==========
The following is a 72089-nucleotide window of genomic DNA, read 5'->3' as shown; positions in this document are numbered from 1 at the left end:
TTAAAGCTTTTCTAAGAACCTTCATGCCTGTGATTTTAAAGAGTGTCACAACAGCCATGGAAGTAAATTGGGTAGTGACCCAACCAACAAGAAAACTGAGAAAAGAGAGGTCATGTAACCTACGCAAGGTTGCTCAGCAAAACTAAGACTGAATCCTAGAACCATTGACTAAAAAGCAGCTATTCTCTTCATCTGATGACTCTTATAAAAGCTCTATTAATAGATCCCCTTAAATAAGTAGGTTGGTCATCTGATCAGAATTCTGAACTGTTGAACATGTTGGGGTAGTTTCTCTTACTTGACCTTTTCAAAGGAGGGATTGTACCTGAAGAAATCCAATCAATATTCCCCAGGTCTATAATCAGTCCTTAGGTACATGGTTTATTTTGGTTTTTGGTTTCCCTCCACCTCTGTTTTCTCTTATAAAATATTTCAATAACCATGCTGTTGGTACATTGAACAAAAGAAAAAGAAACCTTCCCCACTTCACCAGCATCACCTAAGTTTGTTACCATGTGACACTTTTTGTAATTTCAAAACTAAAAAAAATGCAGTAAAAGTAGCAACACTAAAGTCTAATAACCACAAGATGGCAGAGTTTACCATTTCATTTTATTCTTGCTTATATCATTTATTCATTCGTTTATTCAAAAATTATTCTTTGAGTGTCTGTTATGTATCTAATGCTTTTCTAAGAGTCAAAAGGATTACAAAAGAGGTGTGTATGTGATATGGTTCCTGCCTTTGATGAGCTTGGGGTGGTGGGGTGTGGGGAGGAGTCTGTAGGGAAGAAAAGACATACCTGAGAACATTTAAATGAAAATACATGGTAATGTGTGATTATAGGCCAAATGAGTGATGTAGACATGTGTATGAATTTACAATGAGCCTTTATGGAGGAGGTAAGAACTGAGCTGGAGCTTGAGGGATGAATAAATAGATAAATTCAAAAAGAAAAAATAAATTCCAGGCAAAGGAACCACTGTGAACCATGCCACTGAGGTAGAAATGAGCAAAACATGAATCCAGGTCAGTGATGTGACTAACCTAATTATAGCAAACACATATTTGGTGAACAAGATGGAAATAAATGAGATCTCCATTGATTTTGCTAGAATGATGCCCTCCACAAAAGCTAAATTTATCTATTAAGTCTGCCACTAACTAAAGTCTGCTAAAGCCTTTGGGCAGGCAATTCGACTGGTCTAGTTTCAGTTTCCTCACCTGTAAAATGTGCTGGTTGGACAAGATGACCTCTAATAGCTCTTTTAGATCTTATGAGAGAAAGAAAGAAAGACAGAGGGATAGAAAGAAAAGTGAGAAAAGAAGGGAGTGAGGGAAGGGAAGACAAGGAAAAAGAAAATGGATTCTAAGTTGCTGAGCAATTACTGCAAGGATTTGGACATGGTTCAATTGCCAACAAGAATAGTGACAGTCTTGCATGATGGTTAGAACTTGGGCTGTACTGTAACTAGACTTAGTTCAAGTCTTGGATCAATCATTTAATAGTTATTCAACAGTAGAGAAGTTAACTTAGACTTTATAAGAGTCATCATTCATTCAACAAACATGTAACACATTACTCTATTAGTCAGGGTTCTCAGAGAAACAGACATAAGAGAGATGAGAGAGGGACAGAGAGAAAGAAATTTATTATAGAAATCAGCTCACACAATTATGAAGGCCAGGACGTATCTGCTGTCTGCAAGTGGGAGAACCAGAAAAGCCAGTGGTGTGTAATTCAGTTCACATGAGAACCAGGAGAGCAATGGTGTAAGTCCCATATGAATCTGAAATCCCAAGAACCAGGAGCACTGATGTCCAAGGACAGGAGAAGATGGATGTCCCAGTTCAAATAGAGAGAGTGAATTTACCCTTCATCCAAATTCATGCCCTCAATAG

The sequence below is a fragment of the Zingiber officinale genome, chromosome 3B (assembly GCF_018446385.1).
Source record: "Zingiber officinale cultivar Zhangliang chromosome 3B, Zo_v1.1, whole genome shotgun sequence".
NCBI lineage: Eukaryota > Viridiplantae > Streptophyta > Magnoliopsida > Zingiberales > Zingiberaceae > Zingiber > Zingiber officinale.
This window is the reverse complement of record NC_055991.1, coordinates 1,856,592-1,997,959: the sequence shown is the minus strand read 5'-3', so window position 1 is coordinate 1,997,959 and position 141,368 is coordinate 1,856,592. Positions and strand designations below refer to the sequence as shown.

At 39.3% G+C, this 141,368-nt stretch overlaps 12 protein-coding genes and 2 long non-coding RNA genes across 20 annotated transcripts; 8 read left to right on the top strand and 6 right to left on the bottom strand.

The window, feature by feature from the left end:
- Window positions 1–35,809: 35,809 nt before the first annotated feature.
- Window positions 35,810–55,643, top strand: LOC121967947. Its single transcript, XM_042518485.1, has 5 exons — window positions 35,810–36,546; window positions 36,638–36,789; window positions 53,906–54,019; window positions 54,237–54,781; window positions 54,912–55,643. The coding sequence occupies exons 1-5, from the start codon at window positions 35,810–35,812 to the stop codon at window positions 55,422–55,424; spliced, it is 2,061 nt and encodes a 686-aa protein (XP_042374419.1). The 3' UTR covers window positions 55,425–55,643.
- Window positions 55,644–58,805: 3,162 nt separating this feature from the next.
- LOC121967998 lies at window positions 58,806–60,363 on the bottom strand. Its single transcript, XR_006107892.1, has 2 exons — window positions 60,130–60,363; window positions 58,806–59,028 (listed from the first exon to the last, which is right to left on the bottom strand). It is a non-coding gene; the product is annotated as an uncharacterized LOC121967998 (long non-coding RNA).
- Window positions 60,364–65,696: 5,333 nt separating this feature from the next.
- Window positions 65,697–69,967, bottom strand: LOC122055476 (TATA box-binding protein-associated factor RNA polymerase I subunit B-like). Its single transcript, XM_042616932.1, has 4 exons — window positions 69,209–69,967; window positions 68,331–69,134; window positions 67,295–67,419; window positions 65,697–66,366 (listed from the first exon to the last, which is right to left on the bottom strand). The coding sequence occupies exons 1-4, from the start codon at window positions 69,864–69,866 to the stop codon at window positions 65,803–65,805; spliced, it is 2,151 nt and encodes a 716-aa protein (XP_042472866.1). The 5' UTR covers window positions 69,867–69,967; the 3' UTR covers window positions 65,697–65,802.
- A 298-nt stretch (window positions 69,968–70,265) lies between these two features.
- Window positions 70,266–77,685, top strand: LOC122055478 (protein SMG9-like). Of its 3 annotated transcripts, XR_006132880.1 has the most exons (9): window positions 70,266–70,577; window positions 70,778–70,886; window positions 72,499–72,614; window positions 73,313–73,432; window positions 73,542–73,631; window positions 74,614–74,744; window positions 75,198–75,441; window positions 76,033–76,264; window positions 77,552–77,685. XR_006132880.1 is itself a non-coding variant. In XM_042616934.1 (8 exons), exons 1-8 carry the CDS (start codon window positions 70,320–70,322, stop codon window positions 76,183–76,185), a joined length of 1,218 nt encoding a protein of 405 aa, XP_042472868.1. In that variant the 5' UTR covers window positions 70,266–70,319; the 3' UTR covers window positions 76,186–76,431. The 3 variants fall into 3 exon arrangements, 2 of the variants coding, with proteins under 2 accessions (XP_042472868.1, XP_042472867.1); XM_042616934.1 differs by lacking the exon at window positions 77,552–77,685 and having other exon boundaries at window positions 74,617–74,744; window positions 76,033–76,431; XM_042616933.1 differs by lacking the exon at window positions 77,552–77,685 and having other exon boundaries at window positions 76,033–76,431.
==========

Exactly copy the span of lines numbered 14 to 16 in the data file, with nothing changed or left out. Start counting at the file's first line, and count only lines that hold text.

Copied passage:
- Window positions 65,697–69,967, bottom strand: LOC122055476 (TATA box-binding protein-associated factor RNA polymerase I subunit B-like). Its single transcript, XM_042616932.1, has 4 exons — window positions 69,209–69,967; window positions 68,331–69,134; window positions 67,295–67,419; window positions 65,697–66,366 (listed from the first exon to the last, which is right to left on the bottom strand). The coding sequence occupies exons 1-4, from the start codon at window positions 69,864–69,866 to the stop codon at window positions 65,803–65,805; spliced, it is 2,151 nt and encodes a 716-aa protein (XP_042472866.1). The 5' UTR covers window positions 69,867–69,967; the 3' UTR covers window positions 65,697–65,802.
- A 298-nt stretch (window positions 69,968–70,265) lies between these two features.
- Window positions 70,266–77,685, top strand: LOC122055478 (protein SMG9-like). Of its 3 annotated transcripts, XR_006132880.1 has the most exons (9): window positions 70,266–70,577; window positions 70,778–70,886; window positions 72,499–72,614; window positions 73,313–73,432; window positions 73,542–73,631; window positions 74,614–74,744; window positions 75,198–75,441; window positions 76,033–76,264; window positions 77,552–77,685. XR_006132880.1 is itself a non-coding variant. In XM_042616934.1 (8 exons), exons 1-8 carry the CDS (start codon window positions 70,320–70,322, stop codon window positions 76,183–76,185), a joined length of 1,218 nt encoding a protein of 405 aa, XP_042472868.1. In that variant the 5' UTR covers window positions 70,266–70,319; the 3' UTR covers window positions 76,186–76,431. The 3 variants fall into 3 exon arrangements, 2 of the variants coding, with proteins under 2 accessions (XP_042472868.1, XP_042472867.1); XM_042616934.1 differs by lacking the exon at window positions 77,552–77,685 and having other exon boundaries at window positions 74,617–74,744; window positions 76,033–76,431; XM_042616933.1 differs by lacking the exon at window positions 77,552–77,685 and having other exon boundaries at window positions 76,033–76,431.